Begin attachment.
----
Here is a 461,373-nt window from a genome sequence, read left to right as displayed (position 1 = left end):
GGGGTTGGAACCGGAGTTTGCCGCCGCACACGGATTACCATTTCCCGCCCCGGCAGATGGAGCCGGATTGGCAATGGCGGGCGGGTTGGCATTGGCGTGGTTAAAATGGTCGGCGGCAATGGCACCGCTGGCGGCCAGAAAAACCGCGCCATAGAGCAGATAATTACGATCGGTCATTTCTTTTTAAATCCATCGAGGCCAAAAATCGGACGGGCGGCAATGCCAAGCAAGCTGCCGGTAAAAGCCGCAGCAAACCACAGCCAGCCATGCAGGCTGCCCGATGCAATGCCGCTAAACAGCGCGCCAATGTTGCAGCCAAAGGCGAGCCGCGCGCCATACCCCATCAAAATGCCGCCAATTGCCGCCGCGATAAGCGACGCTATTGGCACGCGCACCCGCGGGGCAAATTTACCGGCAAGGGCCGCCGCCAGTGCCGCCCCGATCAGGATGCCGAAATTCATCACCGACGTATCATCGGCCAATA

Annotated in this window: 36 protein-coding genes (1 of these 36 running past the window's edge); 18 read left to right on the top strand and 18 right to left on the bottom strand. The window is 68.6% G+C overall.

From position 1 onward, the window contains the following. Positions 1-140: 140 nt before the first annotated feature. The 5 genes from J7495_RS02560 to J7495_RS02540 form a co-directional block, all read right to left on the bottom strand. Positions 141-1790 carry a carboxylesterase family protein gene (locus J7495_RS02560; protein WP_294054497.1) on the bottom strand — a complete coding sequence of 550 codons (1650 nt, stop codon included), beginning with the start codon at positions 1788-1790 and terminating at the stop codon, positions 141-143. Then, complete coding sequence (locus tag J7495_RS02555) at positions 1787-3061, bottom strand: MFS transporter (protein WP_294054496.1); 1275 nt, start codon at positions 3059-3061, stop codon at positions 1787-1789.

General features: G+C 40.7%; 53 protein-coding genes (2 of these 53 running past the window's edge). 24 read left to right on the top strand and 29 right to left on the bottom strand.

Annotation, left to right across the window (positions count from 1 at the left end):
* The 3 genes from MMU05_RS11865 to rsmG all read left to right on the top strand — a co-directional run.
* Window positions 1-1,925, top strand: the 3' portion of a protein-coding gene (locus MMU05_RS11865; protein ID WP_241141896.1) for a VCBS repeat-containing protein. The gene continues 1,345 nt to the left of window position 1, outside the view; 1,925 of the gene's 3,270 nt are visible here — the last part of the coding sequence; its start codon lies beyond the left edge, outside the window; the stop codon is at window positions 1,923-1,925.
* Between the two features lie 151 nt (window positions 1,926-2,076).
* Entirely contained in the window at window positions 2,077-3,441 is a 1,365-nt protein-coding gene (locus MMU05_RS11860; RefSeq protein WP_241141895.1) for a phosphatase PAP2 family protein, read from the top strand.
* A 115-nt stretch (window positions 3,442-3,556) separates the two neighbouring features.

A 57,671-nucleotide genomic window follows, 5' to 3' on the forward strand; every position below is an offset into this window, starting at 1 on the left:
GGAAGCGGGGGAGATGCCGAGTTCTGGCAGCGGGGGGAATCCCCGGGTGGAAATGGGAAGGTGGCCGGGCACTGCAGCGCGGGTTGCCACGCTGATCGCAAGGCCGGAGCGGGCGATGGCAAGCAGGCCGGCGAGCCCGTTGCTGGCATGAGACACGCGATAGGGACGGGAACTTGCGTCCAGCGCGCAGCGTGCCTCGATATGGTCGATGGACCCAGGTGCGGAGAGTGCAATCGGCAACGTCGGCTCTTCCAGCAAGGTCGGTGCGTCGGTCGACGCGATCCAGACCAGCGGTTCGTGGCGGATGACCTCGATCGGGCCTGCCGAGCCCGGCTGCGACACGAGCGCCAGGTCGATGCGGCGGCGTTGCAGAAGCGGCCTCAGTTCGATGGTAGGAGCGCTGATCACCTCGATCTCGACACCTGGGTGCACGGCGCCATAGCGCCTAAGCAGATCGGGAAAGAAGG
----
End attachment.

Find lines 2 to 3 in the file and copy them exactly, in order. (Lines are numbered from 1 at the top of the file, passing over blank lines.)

GGGGTTGGAACCGGAGTTTGCCGCCGCACACGGATTACCATTTCCCGCCCCGGCAGATGGAGCCGGATTGGCAATGGCGGGCGGGTTGGCATTGGCGTGGTTAAAATGGTCGGCGGCAATGGCACCGCTGGCGGCCAGAAAAACCGCGCCATAGAGCAGATAATTACGATCGGTCATTTCTTTTTAAATCCATCGAGGCCAAAAATCGGACGGGCGGCAATGCCAAGCAAGCTGCCGGTAAAAGCCGCAGCAAACCACAGCCAGCCATGCAGGCTGCCCGATGCAATGCCGCTAAACAGCGCGCCAATGTTGCAGCCAAAGGCGAGCCGCGCGCCATACCCCATCAAAATGCCGCCAATTGCCGCCGCGATAAGCGACGCTATTGGCACGCGCACCCGCGGGGCAAATTTACCGGCAAGGGCCGCCGCCAGTGCCGCCCCGATCAGGATGCCGAAATTCATCACCGACGTATCATCGGCCAATA

Annotated in this window: 36 protein-coding genes (1 of these 36 running past the window's edge); 18 read left to right on the top strand and 18 right to left on the bottom strand. The window is 68.6% G+C overall.